Both great suggestions, we've had success with an osteopath for KS horses. Sounds like you're doing all the right things, so jingles for the right combination of treatments that works for your horse



  5. #5
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    Mar. 8, 2004
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    Baltimore, MD
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    Default

    Have you checked the feet extremely thoroughly? Always, always, start there. Next up, check the hocks.


    1 members found this post helpful.

  6. #6
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    Nov. 13, 2009
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    Are you sure it is a bony problem and not some kind of muscle myopathy? If he has something like PSSM, EPSM, or RER, he could benefit from a high fat, low starch diet.

    My own horse has suffered from a lot of weird issues that we couldn't really figure out...mostly related to hind end (not so much back). In any event, a vet of mine finally suggested putting him on an EPSM diet to see if it helped, and it has done WONDERS for him. In fact, he just had chiropractic work yesterday, and my vet/chiro noted that his muscles felt the softest they have felt since she has been working on him. It does take a few months of the diet to make a difference, so if you try it, hang in there.

    My horse is a TB, approximately 16 hands (haven't sticked him since he was a four year old, so he might be slightly larger) and gets 1/2 lb. SafeChoice twice a day, and 2 cups of vegetable oil per day. I also supplement magnesium and vitamin E, use a Back on Track quarter sheet for riding, and get him chiropracted regularly.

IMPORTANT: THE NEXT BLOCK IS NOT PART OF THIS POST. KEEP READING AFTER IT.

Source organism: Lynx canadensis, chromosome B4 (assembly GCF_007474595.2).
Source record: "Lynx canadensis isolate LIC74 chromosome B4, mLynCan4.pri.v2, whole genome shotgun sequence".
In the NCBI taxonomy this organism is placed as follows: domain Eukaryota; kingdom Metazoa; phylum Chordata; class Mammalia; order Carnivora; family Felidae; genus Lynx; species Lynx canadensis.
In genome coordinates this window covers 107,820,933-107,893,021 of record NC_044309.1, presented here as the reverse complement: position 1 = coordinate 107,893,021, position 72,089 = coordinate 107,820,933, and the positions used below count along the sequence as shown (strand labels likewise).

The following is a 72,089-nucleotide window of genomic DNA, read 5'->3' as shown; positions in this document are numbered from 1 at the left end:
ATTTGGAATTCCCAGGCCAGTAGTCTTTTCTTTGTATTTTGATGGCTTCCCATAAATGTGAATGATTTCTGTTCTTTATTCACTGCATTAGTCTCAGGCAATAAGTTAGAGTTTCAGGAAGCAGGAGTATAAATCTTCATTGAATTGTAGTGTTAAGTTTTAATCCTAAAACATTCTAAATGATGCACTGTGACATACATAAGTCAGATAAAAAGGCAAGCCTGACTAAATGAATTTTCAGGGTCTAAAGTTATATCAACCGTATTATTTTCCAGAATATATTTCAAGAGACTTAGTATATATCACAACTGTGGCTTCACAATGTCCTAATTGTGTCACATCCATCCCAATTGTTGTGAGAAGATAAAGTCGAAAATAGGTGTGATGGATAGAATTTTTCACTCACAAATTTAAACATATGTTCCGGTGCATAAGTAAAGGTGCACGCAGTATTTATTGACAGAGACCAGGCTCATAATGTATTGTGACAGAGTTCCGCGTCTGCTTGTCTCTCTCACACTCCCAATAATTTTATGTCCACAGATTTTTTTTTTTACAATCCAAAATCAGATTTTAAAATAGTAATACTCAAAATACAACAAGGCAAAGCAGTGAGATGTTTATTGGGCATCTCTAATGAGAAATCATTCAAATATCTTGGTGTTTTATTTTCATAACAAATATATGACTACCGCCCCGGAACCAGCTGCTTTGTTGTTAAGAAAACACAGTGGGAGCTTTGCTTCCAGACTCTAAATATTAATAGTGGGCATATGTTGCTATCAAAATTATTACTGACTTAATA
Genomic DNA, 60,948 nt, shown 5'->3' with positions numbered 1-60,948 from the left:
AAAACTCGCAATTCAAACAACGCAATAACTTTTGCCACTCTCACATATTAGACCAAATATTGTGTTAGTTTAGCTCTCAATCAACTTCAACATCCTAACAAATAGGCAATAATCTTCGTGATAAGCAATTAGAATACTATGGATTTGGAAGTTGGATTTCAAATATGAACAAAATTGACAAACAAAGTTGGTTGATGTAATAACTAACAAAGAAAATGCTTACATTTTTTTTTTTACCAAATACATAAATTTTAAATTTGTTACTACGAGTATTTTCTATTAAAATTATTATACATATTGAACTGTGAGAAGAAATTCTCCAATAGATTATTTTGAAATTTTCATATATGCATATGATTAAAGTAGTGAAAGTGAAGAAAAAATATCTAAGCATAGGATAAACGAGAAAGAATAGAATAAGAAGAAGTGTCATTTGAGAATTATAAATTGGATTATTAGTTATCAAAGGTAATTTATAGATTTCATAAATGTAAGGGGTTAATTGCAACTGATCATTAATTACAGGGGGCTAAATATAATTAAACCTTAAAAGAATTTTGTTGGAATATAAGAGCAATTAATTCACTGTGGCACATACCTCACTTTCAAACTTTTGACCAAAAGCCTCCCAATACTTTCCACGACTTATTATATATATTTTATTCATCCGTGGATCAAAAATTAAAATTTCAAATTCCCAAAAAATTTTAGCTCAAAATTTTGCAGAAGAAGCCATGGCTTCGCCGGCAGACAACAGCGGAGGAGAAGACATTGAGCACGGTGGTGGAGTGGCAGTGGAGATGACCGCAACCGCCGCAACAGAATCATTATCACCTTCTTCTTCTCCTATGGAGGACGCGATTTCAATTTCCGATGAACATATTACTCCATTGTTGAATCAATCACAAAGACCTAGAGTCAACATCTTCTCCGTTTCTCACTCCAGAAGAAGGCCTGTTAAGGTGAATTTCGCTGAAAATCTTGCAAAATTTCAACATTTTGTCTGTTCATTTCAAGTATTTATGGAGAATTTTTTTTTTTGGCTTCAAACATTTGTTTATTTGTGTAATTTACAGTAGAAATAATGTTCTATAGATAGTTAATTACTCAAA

It might be something on the less expensive side to try to see if it helps him.


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  7. #7
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    Jul. 19, 2003
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    Default

    Thanks for the suggestions. Like I said, at the moment I would like to try and NOT pay more expensive practioners (and, while I know I am often odd man out, I do not believe in chiro, and neither does my vet. If I had the cash readily available, it would go to acupuncture).

    His feet are beautiful. He is mildly challenging to trim, but my farrier has worked hard to get him sorted out and he is very well balanced with good support. He is also in good shape in all his limbs (we just did flexions on him two weeks ago). His SI is good, too. Really his only two complaints are his back and his skin, which can feed into each other.

    FineAlready, interesting thoughts about the muscle myopathy. While we think the soreness is related to KS, both the vet and I (and his massage therapist) are in agreement that his PAIN is muscular (another reason why I don't think chiro will be beneficial). Having dealt with those types of horses, he doesn't LOOK like one. He is very muscular and has a great topline and is a very STRONG horse. He is also on a pretty high fat/high fiber/low starch diet (Fibergized Omega plus 8oz of Cocosoya oil). Definitely something to keep in mind. And a friend and I were just talking about magnesium for him....

    He lives in a Back on Track sheet.

    I will look into the gabapentin.

    The vet and I just chatted and he has a theory to try. Thankfully, the vet knows my guy very well, and realizes he is, for lack of a better term, an opinionated jerk about life, so we always have to take things he tells us with a grain of salt. He FEELS great working...he's just over the top right now when you touch him.